After almost 3 years of problem-free banking in the UK I recently received the following letter from HSBC’s “Accounts Review Team”. It advised me that the HSBC group no longer wished to have me as a customer and that I had 30 days to move my banking to an establishment in no way connected to HSBC, before they would close my account. Confident that I had not indulged in any illegal activity recently, and concerned about their reasons for taking such action, I attempted several times to phone the number given in the letter, unsuccessfully reaching a “we are busy, please try again” recording each time. Visiting my home branch was not much more helpful as they claimed that the information had not been shared with them. I was advised to make a written complaint and was told that the branch had already referred the matter, as a number of customers had come in with similar letters.
After two written complaints and a phone call to customer services, a member of the “Team” finally contacted me. She enquired about a single international deposit into my account, which I then explained to be my study grant for the coming year. Upon this explanation I was told that the bank would not close my account, and I was given a vague explanation of them not expecting students to get large deposits. I found this strange, since it had not been a problem in previous years, and even stranger since my deposit had cleared into my account two days after the letter was sent. In terms of recent “suspicious” transactions, this left only two recent international deposits: one from my parents overseas and one from my savings, neither of which could be classified as large. I’m not an expert on complex behavioural analysis networks and fraud detection within banking systems, but would expect that study grants and family support are not unexpected for students? Moreover, rather than this being an isolated incident, it would seem that HSBC’s “account review” affected a number of people within our student community, some of whom might choose not to question the decision and may be left without bank accounts. This should raise questions about the effectiveness of their fraud detection system, or possibly a flawed behaviour model for a specific demographic.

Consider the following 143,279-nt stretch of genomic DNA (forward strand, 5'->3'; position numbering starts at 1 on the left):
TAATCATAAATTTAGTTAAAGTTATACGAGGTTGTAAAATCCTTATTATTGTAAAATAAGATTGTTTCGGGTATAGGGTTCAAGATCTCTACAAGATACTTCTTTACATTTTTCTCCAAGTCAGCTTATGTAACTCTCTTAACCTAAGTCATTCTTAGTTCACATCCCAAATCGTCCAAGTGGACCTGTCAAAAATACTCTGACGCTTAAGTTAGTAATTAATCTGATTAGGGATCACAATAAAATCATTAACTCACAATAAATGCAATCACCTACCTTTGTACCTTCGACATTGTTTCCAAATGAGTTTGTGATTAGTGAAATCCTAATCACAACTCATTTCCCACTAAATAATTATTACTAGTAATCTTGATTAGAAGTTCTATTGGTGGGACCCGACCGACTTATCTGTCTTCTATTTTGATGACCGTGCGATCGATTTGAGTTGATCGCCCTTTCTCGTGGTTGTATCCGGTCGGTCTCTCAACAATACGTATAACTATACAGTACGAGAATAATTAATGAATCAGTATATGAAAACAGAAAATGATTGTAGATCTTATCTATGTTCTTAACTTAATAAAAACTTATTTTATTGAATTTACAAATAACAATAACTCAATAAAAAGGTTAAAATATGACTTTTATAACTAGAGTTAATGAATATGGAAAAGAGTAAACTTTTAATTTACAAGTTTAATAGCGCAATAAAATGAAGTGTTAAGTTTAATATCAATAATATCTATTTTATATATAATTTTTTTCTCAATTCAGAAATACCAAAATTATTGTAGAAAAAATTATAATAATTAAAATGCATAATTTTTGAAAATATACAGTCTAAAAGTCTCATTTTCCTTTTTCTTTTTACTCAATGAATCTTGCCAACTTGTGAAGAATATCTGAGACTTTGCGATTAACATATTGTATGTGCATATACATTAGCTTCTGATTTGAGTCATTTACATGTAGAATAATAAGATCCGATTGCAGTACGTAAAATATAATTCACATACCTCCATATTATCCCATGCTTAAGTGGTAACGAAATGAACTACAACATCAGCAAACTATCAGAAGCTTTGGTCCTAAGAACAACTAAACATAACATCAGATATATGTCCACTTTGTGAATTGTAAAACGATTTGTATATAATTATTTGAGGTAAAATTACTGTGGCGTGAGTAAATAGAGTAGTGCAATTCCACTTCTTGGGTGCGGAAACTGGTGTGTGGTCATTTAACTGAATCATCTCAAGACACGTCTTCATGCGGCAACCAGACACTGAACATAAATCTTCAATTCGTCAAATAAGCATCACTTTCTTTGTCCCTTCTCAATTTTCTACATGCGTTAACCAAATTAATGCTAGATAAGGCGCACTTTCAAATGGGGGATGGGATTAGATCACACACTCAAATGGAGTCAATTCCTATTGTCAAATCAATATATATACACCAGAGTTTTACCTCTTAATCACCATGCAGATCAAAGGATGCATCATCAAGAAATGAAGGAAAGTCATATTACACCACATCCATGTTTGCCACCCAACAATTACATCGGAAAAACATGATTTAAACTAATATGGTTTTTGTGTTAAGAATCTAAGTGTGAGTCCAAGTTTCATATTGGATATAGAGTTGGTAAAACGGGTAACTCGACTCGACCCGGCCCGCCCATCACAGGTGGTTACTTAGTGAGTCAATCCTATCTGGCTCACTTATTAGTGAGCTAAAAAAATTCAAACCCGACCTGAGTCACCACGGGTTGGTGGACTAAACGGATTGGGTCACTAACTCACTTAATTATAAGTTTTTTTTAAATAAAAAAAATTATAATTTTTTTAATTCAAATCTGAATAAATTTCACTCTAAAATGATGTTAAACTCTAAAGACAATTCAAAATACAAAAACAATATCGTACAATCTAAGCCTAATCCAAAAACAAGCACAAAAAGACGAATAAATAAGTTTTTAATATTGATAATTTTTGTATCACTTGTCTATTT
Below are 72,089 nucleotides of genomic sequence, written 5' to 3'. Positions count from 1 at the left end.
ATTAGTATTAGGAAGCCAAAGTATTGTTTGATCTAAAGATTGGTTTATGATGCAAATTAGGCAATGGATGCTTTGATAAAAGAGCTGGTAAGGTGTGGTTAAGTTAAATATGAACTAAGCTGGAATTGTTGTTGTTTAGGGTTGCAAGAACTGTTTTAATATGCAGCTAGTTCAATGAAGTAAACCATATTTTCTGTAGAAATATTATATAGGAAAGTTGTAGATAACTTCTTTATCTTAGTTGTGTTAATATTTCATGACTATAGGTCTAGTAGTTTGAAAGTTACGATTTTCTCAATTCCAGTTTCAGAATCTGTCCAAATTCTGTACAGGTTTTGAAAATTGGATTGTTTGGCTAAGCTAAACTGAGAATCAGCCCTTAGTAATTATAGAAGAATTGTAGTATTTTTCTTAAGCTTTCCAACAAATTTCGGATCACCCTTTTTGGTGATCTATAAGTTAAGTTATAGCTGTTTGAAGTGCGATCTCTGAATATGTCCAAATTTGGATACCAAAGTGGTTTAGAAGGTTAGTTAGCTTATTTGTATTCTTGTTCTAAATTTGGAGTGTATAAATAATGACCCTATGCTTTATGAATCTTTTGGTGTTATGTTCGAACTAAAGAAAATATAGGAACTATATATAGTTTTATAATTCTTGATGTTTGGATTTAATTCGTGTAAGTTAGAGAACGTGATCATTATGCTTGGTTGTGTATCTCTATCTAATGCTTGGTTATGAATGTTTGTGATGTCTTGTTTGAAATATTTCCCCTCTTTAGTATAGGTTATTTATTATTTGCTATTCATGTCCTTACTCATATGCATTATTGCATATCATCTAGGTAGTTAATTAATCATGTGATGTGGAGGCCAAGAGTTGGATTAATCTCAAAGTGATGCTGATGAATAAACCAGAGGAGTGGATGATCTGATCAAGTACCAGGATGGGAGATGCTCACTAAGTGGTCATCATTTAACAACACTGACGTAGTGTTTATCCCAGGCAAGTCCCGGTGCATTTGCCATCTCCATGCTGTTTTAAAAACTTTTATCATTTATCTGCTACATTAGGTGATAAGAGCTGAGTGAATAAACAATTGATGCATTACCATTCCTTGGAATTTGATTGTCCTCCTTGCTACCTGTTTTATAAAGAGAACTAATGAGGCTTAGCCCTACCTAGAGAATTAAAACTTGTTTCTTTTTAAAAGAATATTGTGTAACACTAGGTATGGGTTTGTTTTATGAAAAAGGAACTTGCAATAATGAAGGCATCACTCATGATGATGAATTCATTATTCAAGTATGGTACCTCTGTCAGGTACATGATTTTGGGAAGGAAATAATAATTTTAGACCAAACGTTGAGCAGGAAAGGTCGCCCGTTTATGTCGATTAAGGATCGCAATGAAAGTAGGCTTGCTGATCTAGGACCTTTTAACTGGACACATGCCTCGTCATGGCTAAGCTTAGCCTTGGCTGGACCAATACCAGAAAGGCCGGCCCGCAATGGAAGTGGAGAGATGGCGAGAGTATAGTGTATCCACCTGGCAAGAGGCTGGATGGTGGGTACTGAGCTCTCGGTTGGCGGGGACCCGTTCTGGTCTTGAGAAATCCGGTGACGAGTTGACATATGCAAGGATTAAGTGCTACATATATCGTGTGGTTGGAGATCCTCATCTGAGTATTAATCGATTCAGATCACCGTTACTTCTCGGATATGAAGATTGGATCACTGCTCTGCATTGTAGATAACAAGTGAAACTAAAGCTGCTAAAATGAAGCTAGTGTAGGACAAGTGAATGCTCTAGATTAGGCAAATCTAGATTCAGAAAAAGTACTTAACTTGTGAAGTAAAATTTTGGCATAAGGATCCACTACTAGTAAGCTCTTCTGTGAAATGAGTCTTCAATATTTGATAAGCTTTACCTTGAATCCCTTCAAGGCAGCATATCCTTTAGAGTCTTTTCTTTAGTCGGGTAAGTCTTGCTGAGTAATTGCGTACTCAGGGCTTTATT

My account is now restored, but I have still had no satisfactory explanation as to why the decision was made to close my account, nor do I know how this sorry affair will affect my future banking and credit rating. Would an attempt to transfer my account have caused HSBC’s negative opinion of me to spread to other institutions? A security mechanism that yields false positives or recommends a disproportionate reaction, e.g. closing an account based on a single unexpected transaction, should be seen as somewhat flawed. The end result is that the system runs on a guilty until proven innocent premise, with the onus for correcting marginal calls placed on the customer. Ultimately the bank will claim that these mechanisms are designed to protect the customer, but in the end randomly threatening to close my account does not make me feel any safer.